We would get up around 9:00am each day and traipse off to a local restaurant (Sindy's) for breakfast. I would eat eggs and hash browns or french toast, things I would NEVER eat at home. From there we would roam the Boardwalk for a while, returning to our motel room to find it already cleaned and its beds made. Then we would go to the beach for the afternoon, undoubtedly getting a wicked sunburn (because nobody knew from sunblock in those days). As we got older, my brother and I would ignore the beach and instead go explore the rest of the city, book and antique stores, looking for old comic books and other stuff (we got a great Flash Gordon foreign poster from one of the 1930s serials in one such shop). We'd also go to movies (I saw Live and Let Die, Krakatoa: East of Java--an early disaster movie--and my first Woody Allen movie--Take the Money and Run--all in AC). On a cloudy or rainy day, we'd spring for 4 admissions to Steel Pier and spend the entire day there, making our way all the way through the long pier, out over the ocean, going to movies, seeing live music acts (Herman's Hermits that first year and again 2 years later; Chicago later on), and eating. We'd meet back at the hotel at 5:00pm or so and then head out for dinner, which invariably took place at the cafeteria at either Woolworth's or McCrory's stores on the Boardwalk. Each year we were there some piece of music would define the summer for us and almost always be playing in one of these cafeterias. Pretty much every time I hear a Supremes song, or "Under the Boardwalk," I'm carried back to that time. The toy department loomed right outside of Woolworth's cafeteria exit, so that was always an after-dinner treat for me.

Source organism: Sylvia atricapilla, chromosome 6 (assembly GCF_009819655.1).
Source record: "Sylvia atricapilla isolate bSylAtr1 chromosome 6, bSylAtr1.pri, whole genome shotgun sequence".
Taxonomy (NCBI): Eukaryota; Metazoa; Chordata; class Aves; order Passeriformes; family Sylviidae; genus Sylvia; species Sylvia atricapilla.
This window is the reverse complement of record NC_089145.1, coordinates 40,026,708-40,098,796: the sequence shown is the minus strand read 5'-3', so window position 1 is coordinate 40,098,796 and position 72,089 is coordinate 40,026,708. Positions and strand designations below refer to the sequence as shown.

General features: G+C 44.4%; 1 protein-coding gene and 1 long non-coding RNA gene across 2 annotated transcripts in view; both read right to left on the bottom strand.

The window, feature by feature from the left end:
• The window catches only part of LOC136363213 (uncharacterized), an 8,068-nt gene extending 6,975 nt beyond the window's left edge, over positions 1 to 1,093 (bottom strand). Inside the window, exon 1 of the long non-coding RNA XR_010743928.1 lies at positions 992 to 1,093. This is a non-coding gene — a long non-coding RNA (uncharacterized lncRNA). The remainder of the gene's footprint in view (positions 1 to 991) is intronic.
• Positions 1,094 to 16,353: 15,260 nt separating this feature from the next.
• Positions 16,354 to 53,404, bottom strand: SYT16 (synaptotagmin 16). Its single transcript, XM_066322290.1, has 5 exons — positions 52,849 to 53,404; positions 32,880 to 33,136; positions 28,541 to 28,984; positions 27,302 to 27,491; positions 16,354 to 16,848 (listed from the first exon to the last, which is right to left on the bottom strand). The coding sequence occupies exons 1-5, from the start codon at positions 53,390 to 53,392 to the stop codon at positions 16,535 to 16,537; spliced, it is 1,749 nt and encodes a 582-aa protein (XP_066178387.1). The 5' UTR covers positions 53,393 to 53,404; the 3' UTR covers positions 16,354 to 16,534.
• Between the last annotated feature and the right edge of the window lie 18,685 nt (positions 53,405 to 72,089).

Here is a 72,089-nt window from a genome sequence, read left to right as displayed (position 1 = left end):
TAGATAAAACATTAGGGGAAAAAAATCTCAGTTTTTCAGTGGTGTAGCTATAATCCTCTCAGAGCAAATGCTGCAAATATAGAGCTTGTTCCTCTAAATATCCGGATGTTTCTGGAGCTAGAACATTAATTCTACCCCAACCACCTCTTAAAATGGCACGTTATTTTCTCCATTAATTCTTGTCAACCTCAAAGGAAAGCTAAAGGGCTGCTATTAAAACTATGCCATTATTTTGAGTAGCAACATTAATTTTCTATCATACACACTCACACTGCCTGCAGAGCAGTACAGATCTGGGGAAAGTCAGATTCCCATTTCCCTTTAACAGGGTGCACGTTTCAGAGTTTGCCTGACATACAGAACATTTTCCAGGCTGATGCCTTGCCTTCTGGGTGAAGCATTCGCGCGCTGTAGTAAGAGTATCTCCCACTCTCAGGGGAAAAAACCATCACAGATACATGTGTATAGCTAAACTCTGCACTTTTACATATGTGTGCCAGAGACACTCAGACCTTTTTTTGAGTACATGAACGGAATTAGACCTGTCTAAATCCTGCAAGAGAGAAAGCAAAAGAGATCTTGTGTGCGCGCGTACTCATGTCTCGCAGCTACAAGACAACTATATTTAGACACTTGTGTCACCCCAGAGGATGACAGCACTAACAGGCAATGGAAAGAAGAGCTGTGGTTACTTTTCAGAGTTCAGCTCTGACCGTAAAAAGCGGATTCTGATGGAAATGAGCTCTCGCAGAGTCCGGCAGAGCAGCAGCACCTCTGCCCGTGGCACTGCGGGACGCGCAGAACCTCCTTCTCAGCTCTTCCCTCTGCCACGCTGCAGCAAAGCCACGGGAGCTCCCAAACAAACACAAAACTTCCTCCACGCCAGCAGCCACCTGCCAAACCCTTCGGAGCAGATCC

Then we'd walk the Boardwalk for hours, meeting up again around 10:00pm or so for a late-night snack, usually a burger at Case's on Central Pier or later, at Gino's on Steeplechase Pier, one of the first fast food burger joints I ever encountered. We'd stop at Central Pier and go in the arcade and play games, in an era way before video games ever existed. We'd play things like "Atomic Bombadier," which was a sighting-game with a rolling drum with a landscape painted on it and you bomb things when your sights lined up with a raised object. Or more traditional arcade games (for the time), like Skeeball or Fascination. One year the Sky Tower had spouted up on Central Pier, so once each trip we'd ride that to the top and slowly revolve and see the lights of the city and Boardwalk spread out beneath us. You had to pick the right night, though, clear and cool, for the maximum effect. We'd roam the Boardwalk all night, stopping in shops, eating and drinking (soft drinks, of course), and revelling in this strange, foreign land.
I miss Atlantic City. It doesn't exist like this anymore. I miss those family vacations. Nothing else ever came close in my life, although I love the trips I take now. If I could go back in time, I wouldn't do anything noble like kill Hitler or stop Lee Harvey Oswald from his date with destiny in Dallas in November 1963: I'd go back to Atlantic City and roam the Boardwalk on a clear summer night.
I'm selfish like that, I guess.